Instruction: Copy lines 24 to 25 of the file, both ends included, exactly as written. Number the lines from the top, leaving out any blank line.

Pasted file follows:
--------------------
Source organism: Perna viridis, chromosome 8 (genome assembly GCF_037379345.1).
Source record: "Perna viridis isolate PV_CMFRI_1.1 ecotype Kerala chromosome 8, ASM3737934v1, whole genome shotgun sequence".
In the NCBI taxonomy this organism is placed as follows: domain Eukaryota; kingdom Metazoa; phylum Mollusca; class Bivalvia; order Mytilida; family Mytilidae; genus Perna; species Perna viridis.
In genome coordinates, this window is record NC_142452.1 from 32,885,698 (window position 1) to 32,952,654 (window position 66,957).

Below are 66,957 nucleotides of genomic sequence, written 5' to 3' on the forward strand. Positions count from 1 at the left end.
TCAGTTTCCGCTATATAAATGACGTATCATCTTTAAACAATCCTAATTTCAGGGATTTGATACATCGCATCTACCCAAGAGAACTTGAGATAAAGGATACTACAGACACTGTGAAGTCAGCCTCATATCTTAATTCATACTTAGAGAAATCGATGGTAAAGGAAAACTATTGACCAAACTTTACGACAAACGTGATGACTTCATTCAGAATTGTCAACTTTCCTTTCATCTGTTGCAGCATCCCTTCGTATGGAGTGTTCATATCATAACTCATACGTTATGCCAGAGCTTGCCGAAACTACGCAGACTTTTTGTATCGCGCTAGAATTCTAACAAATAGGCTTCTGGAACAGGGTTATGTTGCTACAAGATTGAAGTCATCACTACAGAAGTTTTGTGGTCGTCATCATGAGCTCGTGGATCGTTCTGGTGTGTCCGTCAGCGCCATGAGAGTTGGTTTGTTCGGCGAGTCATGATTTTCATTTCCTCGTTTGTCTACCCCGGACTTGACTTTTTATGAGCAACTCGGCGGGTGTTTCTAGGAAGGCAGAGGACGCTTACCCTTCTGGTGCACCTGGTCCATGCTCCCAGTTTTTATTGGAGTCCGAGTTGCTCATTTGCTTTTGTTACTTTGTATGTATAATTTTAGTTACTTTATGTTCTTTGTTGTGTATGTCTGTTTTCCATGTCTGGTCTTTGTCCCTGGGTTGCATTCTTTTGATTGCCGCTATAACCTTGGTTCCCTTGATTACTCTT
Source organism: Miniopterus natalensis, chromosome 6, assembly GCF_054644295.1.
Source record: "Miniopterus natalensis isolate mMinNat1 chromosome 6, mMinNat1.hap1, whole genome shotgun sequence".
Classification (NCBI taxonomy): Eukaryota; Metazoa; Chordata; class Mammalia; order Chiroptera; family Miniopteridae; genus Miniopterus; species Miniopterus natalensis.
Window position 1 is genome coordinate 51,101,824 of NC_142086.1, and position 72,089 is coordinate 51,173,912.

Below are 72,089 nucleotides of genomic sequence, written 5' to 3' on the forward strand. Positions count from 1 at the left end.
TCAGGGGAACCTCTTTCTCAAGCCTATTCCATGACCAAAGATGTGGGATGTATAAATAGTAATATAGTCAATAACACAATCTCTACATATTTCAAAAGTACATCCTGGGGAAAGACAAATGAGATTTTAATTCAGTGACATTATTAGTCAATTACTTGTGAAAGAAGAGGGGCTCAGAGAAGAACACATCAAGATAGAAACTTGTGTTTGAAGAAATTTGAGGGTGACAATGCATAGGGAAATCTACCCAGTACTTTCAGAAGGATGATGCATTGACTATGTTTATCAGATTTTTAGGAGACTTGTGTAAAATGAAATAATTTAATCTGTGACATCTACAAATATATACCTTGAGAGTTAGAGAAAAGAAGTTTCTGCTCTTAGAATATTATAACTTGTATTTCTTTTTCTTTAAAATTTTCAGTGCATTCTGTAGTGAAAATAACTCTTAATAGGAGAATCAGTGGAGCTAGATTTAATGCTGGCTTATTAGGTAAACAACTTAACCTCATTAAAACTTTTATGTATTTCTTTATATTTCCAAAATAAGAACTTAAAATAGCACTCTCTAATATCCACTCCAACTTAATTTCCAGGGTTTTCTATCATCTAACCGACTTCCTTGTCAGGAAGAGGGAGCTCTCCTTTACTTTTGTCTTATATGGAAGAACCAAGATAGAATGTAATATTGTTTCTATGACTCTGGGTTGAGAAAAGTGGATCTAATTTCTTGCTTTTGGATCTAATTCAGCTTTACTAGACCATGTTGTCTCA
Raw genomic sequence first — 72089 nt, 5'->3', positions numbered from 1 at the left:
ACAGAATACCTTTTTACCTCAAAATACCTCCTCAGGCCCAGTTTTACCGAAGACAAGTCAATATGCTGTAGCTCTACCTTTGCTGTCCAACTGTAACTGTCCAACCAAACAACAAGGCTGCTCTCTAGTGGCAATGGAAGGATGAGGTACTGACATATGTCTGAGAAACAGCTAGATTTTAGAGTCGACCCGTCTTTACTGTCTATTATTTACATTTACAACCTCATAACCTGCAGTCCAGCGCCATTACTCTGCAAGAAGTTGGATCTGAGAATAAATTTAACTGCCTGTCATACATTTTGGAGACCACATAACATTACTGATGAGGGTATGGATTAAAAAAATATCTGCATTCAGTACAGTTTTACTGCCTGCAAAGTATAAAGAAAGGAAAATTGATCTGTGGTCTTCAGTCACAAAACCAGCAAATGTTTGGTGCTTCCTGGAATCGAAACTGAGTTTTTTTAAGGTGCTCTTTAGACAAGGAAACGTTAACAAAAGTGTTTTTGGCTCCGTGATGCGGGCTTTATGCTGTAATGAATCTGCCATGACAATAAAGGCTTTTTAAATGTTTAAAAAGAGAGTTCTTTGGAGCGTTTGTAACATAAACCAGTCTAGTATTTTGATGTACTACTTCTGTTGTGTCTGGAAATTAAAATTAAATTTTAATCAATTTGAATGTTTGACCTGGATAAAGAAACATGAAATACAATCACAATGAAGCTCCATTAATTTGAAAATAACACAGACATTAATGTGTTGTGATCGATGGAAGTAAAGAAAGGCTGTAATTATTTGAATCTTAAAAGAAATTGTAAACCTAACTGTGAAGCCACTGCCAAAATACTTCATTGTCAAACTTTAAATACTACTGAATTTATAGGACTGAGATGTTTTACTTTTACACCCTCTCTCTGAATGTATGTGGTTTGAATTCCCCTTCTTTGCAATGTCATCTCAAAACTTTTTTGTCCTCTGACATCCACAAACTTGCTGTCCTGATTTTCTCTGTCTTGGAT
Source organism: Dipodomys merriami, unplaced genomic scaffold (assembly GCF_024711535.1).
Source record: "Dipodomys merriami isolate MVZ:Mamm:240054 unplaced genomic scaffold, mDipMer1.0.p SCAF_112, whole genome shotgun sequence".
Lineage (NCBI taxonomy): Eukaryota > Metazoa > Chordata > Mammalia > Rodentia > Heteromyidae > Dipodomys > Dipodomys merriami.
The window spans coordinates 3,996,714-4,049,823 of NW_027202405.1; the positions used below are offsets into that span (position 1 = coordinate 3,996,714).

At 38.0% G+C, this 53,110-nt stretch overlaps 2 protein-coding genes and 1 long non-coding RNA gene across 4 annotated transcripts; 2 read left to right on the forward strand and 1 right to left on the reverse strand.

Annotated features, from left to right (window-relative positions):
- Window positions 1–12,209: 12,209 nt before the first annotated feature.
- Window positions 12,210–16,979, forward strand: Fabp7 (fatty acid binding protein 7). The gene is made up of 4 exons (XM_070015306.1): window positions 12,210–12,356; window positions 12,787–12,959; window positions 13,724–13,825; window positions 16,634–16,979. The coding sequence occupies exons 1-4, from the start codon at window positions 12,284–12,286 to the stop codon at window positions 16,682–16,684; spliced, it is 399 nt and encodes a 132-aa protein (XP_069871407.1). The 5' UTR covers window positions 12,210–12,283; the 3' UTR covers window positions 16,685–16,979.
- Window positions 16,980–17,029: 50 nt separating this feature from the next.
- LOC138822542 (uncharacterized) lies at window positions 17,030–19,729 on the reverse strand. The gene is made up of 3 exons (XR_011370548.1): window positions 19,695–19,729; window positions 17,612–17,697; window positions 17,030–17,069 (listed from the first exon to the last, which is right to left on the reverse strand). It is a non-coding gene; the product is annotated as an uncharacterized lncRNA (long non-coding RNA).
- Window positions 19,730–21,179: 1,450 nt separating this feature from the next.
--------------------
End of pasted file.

- LOC138822542 (uncharacterized) lies at window positions 17,030–19,729 on the reverse strand. The gene is made up of 3 exons (XR_011370548.1): window positions 19,695–19,729; window positions 17,612–17,697; window positions 17,030–17,069 (listed from the first exon to the last, which is right to left on the reverse strand). It is a non-coding gene; the product is annotated as an uncharacterized lncRNA (long non-coding RNA).
- Window positions 19,730–21,179: 1,450 nt separating this feature from the next.